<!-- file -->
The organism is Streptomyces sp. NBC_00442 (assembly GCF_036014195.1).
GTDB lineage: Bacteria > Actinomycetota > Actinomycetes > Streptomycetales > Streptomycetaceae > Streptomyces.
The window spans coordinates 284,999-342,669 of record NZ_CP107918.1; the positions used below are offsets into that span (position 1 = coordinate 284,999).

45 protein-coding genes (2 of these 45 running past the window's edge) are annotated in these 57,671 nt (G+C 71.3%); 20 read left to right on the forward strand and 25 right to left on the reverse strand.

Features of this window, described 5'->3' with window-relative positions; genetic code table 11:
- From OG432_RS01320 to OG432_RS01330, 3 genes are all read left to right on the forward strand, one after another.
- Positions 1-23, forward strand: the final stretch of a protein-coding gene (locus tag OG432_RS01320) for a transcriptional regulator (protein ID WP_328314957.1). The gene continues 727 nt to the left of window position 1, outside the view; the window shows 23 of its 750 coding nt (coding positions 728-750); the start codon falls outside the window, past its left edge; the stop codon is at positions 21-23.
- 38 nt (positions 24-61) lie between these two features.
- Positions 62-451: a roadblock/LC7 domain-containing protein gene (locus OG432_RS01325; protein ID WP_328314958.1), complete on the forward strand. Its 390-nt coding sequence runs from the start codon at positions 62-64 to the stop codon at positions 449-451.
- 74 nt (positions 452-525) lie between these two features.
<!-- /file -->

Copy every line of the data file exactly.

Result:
The organism is Streptomyces sp. NBC_00442 (assembly GCF_036014195.1).
GTDB lineage: Bacteria > Actinomycetota > Actinomycetes > Streptomycetales > Streptomycetaceae > Streptomyces.
The window spans coordinates 284,999-342,669 of record NZ_CP107918.1; the positions used below are offsets into that span (position 1 = coordinate 284,999).

45 protein-coding genes (2 of these 45 running past the window's edge) are annotated in these 57,671 nt (G+C 71.3%); 20 read left to right on the forward strand and 25 right to left on the reverse strand.

Features of this window, described 5'->3' with window-relative positions; genetic code table 11:
- From OG432_RS01320 to OG432_RS01330, 3 genes are all read left to right on the forward strand, one after another.
- Positions 1-23, forward strand: the final stretch of a protein-coding gene (locus tag OG432_RS01320) for a transcriptional regulator (protein ID WP_328314957.1). The gene continues 727 nt to the left of window position 1, outside the view; the window shows 23 of its 750 coding nt (coding positions 728-750); the start codon falls outside the window, past its left edge; the stop codon is at positions 21-23.
- 38 nt (positions 24-61) lie between these two features.
- Positions 62-451: a roadblock/LC7 domain-containing protein gene (locus OG432_RS01325; protein ID WP_328314958.1), complete on the forward strand. Its 390-nt coding sequence runs from the start codon at positions 62-64 to the stop codon at positions 449-451.
- 74 nt (positions 452-525) lie between these two features.